Its been three years since I purchased my last hearing aids (Phonak Audéo Q90 312T) and my audiologist offered to let me trial a few of the newest hearing aids to see if it makes sense to upgrade. I’m a busy professional who spends tons of time travelling, in meetings, restaurants, talking on the phone, working out, etc, so I’ve always gone with the premium products to get the most flexibility. I also spend hours per day talking on the phone through my mobile phone and laptop so bullet proof wireless connectivity is also a huge requirement for me.
First on the list are the top of the line Phonak Audéo B90 R with the new rechargeable batteries. I am testing these hearing aids with the ComPilot Air II as I absolutely hated the wire on the original ComPilot and was looking forward to the pocketable form factor for bluetooth connectivity.
I just finished the first week and here are some initial observations:
The hearing aids are about the same size as the Q90s and I feel no physical difference when wearing these hearing aids. They are comfortable for all day wear and the only thing that is weird is that there is no battery door to close to turn on the units. As you know, these hearing aids have Phonak’s new rechargeable lithium batteries and you turn them on my holding down the small button on the back of the hearing aid. While its a little weird at first I’ve gotten use to first putting them on and then reaching back to holding the buttons down for 3 seconds to turn them on. Charging is dead simple. You simply take them off at night and slide both hearing aids into the charging unit. The light on the hearing aid blinks when charging and turns solid at 100%. After wearing them for a week, I have never run low on battery power despite 18 hours of use and heavy wireless use with the ComPilot Air II. The nice thing is that you never have to carry batteries around with you. Right now I have batteries stashed everywhere because I often forget when I last changed the batteries in my Q90s and from time to time you get a bad battery in one of the units. The rechargeable option is great despite everyone’s gripes about what happens in 3-4 years when the lithium cells give up. No more battery anxiety.
My ability to hear is definitely better with these hearing aids. In particular, speech in very loud noise (i.e. restaurants) is noticeably improved. I really don’t know why this is the case. My gripe with the Q90s was that they were good with speech in very noisy environments provided there were no loud conversations happening right beside you. Tightly packed restaurants with multiple conversations going on all around seemed to drastically reduce the effectiveness of Stereozoom. It was almost as iff the hearing aids couldn’t decide which conversation was the dominant one. The Audéo B90 R hearing aids appear to do a better job in this situation. Perhaps they have improved the Stereozoom algorithm and it does a better job staying focused on the person you are looking at. The hearing aids also do a better job outside in windy environments. It looks like the microphones are now shielded a bit and this may be contributing to the improvement.
Another big gripe with the Q90s that seems to be addressed is music. I had the audiologist program the Music setting into one of my program slots and I also had her remove all noise reduction and Soundrecover. Music is much, much better than the Q90s. I’ve tested it out listening to music, listening to music on the ComPilot Air II and playing the guitar. I’ve even tried it listening to music in the car with lots of highway noise and there is a significant improvement. The audiologist did have to boost the bass and midrange for the Music program a bit on my last visit but its now sounding quite good. Its a bit tricky to get it dialled in perfectly because the settings you need for speech recognition are different than the settings you want for music. It would be easier if the App on your phone let you tweak the frequencies a bit vs. having to keep going back to the audiologist but this is a step in the right direction.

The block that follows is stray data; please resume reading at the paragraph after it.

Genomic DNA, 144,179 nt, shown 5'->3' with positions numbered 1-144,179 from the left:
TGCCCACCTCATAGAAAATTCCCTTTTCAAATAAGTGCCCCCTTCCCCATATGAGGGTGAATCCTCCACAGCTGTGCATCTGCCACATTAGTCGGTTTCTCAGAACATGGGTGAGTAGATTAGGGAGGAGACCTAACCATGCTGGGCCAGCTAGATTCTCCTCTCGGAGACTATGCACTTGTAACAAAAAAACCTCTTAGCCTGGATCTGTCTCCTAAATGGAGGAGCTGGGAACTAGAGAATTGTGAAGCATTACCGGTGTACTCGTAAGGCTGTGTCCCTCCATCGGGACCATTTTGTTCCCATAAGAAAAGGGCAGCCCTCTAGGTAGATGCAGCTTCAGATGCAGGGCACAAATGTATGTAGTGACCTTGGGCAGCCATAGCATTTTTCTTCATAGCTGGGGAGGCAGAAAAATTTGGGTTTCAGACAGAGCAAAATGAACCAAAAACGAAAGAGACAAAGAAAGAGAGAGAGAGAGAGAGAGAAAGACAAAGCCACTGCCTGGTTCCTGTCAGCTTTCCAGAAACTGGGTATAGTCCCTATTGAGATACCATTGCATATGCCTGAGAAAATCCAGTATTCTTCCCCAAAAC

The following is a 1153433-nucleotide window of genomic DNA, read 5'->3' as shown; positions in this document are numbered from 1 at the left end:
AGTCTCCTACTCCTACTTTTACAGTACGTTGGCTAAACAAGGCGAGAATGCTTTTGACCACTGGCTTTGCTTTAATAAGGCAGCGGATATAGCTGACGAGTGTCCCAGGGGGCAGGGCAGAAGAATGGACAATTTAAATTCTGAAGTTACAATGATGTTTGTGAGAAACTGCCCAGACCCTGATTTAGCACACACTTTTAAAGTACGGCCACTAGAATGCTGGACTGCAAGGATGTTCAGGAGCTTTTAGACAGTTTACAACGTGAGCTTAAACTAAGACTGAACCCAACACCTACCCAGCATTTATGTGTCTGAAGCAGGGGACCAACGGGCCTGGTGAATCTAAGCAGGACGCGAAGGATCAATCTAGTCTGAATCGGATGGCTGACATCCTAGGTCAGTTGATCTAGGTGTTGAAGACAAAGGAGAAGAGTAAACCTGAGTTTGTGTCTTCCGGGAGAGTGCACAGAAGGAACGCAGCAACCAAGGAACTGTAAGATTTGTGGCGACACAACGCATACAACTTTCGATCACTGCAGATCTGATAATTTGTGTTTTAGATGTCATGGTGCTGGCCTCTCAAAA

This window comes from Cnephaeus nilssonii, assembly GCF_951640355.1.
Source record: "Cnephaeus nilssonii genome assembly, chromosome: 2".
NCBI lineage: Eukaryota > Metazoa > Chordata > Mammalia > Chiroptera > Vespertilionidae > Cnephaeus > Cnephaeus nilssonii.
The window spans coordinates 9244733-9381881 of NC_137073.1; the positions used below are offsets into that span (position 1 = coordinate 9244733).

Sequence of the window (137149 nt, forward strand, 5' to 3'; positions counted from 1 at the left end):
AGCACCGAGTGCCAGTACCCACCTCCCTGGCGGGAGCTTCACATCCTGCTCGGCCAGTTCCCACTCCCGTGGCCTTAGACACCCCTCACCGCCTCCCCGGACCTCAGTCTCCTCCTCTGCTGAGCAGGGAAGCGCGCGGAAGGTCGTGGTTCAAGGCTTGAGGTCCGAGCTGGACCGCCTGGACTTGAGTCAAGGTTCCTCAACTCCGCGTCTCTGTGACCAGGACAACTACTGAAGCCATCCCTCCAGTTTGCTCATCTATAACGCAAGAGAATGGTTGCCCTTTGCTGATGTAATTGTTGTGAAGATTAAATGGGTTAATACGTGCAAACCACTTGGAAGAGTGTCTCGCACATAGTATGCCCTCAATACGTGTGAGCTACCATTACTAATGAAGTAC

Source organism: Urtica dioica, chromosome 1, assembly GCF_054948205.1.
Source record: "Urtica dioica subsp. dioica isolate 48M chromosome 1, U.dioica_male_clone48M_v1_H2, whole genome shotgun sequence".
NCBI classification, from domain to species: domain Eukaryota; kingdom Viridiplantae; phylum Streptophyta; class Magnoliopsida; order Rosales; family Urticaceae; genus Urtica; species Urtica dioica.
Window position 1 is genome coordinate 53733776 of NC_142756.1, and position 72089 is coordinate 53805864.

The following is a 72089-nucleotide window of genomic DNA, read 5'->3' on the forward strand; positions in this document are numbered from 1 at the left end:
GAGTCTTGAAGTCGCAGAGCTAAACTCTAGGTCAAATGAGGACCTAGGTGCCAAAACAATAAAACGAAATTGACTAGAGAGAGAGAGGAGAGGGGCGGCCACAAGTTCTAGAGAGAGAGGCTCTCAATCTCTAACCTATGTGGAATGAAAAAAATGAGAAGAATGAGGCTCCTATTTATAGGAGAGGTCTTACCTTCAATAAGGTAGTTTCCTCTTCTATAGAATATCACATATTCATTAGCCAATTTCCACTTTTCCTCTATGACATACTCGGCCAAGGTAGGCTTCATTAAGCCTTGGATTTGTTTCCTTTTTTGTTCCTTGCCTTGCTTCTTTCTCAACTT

There are lots of little improvements too. Everything from much smoother automatic transitioning between the various automatic programs and cleaner noise reduction in noisy situations. Listening in the car is a good example of a subtle but good improvement that isn’t obvious but is definitely better.
The ComPilot Air II operates very similarly to the original ComPilot. Its smaller size and absence of the annoying wire means you can stow it in your pants pocket and keep it on you at all times. I like the way you just clip it to your shirt when needed and pocket it after a call. On the downside, you need to keep it rather high up on your neck as it starts to crackle and drop when it gets too far from the hearing aids or if you turn your head too far in one direction. On the positive side, you can walk at least 30 feet away from your phone and it maintains a good connection with your phone via bluetooth. I still haven’t figured out how to turn off all the annoying notification beeps/messages from my Android phone but once I get that figured out, all should be good. The ComPilot Air II has one new feature that is quite useful vs. my original Com Pilot. If you are talking on the phone in a noisy environment with the Com Pilot Air II and you are having trouble hearing because of noise leaking in via the hearing aid microphones, you can hold down the Volume down button on the Com Pilot Air II for a few seconds and this turns down the gain on the hearing aid microphones only. Great feature for talking in noisy places like restaurants and airports.
Those are my first impressions after one week of use. I will post another update as more things occur to me.